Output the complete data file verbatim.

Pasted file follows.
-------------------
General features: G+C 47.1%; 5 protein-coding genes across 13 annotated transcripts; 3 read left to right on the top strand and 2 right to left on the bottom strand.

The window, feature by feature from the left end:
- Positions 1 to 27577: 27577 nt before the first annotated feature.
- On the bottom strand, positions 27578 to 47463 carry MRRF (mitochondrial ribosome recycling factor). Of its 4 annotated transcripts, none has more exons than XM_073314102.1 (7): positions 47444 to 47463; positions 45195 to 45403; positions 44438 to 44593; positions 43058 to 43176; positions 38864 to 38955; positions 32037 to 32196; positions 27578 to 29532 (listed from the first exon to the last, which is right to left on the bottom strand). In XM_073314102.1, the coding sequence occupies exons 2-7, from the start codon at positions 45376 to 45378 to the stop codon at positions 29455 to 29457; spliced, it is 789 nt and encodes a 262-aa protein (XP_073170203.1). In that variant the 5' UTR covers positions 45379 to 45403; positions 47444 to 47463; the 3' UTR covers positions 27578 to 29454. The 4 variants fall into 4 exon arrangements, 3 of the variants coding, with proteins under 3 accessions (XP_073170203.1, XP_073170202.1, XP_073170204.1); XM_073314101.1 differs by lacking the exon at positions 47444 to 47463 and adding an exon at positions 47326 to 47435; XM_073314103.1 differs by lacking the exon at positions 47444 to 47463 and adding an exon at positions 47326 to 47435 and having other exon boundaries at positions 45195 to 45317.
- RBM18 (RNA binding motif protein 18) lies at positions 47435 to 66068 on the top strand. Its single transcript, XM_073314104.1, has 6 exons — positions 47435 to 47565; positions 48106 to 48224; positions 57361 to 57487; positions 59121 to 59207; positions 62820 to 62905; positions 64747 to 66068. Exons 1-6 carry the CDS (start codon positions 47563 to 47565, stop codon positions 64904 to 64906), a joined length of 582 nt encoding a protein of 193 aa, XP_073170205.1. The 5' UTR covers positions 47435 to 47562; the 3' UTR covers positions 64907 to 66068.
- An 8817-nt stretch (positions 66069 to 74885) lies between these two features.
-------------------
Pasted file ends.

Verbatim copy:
General features: G+C 47.1%; 5 protein-coding genes across 13 annotated transcripts; 3 read left to right on the top strand and 2 right to left on the bottom strand.

The window, feature by feature from the left end:
- Positions 1 to 27577: 27577 nt before the first annotated feature.
- On the bottom strand, positions 27578 to 47463 carry MRRF (mitochondrial ribosome recycling factor). Of its 4 annotated transcripts, none has more exons than XM_073314102.1 (7): positions 47444 to 47463; positions 45195 to 45403; positions 44438 to 44593; positions 43058 to 43176; positions 38864 to 38955; positions 32037 to 32196; positions 27578 to 29532 (listed from the first exon to the last, which is right to left on the bottom strand). In XM_073314102.1, the coding sequence occupies exons 2-7, from the start codon at positions 45376 to 45378 to the stop codon at positions 29455 to 29457; spliced, it is 789 nt and encodes a 262-aa protein (XP_073170203.1). In that variant the 5' UTR covers positions 45379 to 45403; positions 47444 to 47463; the 3' UTR covers positions 27578 to 29454. The 4 variants fall into 4 exon arrangements, 3 of the variants coding, with proteins under 3 accessions (XP_073170203.1, XP_073170202.1, XP_073170204.1); XM_073314101.1 differs by lacking the exon at positions 47444 to 47463 and adding an exon at positions 47326 to 47435; XM_073314103.1 differs by lacking the exon at positions 47444 to 47463 and adding an exon at positions 47326 to 47435 and having other exon boundaries at positions 45195 to 45317.
- RBM18 (RNA binding motif protein 18) lies at positions 47435 to 66068 on the top strand. Its single transcript, XM_073314104.1, has 6 exons — positions 47435 to 47565; positions 48106 to 48224; positions 57361 to 57487; positions 59121 to 59207; positions 62820 to 62905; positions 64747 to 66068. Exons 1-6 carry the CDS (start codon positions 47563 to 47565, stop codon positions 64904 to 64906), a joined length of 582 nt encoding a protein of 193 aa, XP_073170205.1. The 5' UTR covers positions 47435 to 47562; the 3' UTR covers positions 64907 to 66068.
- An 8817-nt stretch (positions 66069 to 74885) lies between these two features.